Just like that, we fall into a new rhythm: dinners at the Starlight; coffee and egg sandwiches at Espresso Y Poco Mas, Posada Milagro’s beloved breakfast haunt down the hill; and exciting daily adventures in the park, with an hour-long scenic drive each way as our commute. And at the end of each deeply satisfying day, from the patio chairs on our cozy casita’s pebbled, sunset-facing ledge, we agree that maybe sticking to a routine isn’t such a bad thing after all.
Paddling the Rio Grande
“Pretty much everything here works its way into the Rio Grande eventually,” explains our guide from Big Bend Boating and Hiking, Cassidy William, a twenty-something river runner with a deep tan, a bun, and a moustache. He’s talking primarily about the region’s wildlife (which may travel hundreds of miles to reach the river) as he narrates the hour-long drive to our put-in site the next morning. But he might just as well have been talking about Mom and me. One of the only musts on our West Texas checklist was a float trip on the Rio Grande, a surefire way to get up close and personal with the Big Bend’s defining feature.
At the riverbank, we drag our boats into the water and settle in, me in one kayak, an older solo traveler in another, and my mom riding shotgun in William’s canoe—she’s called a “bow belle,” in river-guide parlance. The water is a pale brown here, like milky tea, and lined with reeds and grasses, some native, some not. We paddle for about an hour, watching migratory birds and yellow and orange butterflies flit along the banks, and I can’t help but think back to the family float trips we took in Oklahoma when I was a kid. I imagine my mom traveling to the same place in her mind, smiling at me from across the water.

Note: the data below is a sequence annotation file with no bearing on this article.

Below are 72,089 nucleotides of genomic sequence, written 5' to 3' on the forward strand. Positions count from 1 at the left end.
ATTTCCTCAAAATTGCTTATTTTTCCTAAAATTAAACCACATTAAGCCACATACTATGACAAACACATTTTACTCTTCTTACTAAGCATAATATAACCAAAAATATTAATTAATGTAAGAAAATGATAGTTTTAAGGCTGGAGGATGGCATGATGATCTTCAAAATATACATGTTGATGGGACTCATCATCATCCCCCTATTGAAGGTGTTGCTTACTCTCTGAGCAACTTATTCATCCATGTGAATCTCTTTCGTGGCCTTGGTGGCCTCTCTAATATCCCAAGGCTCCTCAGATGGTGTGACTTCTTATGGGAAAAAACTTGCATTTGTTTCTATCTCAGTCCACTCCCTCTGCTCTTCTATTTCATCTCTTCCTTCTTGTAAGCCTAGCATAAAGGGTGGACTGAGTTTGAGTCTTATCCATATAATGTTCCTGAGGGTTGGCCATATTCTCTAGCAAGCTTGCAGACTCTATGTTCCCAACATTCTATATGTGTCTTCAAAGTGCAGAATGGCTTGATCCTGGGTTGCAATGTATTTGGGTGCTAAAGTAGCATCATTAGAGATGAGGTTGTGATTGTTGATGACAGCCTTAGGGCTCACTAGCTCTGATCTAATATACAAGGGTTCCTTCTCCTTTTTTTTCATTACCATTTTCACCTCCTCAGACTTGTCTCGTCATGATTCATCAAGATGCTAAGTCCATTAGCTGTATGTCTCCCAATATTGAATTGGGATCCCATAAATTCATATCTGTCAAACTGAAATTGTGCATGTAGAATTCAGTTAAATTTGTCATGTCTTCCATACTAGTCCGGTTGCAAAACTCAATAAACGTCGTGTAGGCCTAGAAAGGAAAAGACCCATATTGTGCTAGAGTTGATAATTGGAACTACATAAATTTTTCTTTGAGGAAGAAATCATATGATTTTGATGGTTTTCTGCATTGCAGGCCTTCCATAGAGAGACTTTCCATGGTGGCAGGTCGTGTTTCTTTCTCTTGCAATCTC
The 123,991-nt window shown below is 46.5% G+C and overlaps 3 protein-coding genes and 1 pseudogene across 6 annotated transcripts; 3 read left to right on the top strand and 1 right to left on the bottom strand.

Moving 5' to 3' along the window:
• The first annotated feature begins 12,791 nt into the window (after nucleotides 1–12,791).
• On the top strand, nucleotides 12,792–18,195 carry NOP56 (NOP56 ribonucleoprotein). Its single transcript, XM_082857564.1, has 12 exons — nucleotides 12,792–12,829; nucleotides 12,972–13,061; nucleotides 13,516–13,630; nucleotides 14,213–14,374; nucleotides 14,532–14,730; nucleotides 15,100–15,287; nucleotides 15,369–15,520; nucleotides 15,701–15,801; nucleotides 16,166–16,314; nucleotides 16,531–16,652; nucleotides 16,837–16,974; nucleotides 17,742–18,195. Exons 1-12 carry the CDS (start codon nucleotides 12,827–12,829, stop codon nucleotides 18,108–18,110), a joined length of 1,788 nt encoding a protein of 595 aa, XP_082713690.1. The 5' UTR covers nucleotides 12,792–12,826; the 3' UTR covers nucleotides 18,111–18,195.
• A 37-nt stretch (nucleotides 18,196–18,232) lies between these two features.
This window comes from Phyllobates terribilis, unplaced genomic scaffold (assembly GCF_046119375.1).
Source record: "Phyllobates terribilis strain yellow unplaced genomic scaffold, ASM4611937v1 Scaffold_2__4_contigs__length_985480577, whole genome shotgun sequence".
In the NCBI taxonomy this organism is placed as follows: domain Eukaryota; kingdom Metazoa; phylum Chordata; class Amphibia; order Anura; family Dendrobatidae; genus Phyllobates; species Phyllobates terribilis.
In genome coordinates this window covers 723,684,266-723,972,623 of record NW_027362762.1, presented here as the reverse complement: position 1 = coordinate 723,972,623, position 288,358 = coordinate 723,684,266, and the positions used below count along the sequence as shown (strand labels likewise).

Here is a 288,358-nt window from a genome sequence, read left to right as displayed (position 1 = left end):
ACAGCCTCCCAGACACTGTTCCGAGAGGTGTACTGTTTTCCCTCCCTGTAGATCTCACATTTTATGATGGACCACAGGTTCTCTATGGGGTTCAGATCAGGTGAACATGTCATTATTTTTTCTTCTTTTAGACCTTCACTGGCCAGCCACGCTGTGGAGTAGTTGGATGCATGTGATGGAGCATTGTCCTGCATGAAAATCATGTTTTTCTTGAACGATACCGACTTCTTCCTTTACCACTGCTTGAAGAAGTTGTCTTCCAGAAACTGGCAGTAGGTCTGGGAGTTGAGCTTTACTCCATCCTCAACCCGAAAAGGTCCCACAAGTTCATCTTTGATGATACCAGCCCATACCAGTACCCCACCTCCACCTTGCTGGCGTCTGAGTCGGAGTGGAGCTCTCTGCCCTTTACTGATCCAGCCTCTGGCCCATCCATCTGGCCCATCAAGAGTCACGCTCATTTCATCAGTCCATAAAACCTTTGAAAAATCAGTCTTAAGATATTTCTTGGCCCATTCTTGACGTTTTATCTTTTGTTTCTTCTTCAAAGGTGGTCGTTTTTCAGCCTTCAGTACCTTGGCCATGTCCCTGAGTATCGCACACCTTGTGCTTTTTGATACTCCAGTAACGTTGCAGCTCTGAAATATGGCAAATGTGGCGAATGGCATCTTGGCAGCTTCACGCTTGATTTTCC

We break up the trip with a stop at Langford Hot Springs, a rock-walled, shallow pool set into the river’s edge by a homesteader (and Wild West wellness entrepreneur) back in 1909. From here, we set out to stretch our legs on a short hike with sweeping views of the river and Mexico’s Sierra del Carmen mountains. As we pick our way among the candelilla and beavertail cacti, pausing to gape at delicate, bright red pictographs drawn as early as 4,000 years ago, the broken shards of limestone shale underfoot make an almost musical sound—high, tinkling notes like an old saloon piano—and I’m reminded just how much quiet we’ve been immersed in.
After lunch under a thick cluster of palms, our little crew troops over to the spring for a soak, stripping down to our swimsuits and sinking our toes into its muddy floor. Even on a warm, clear day, the hot water feels restorative, and we take turns sliding over the rim that separates the hot spring from the river to perch on a stone ledge in the cool stream while hot water pours in a natural waterfall over our shoulders. It’s such a special spot, and so unassuming at the same time, a perfect encapsulation of the West Texas experience—underrated by those who haven’t experienced it, treasured by those who have.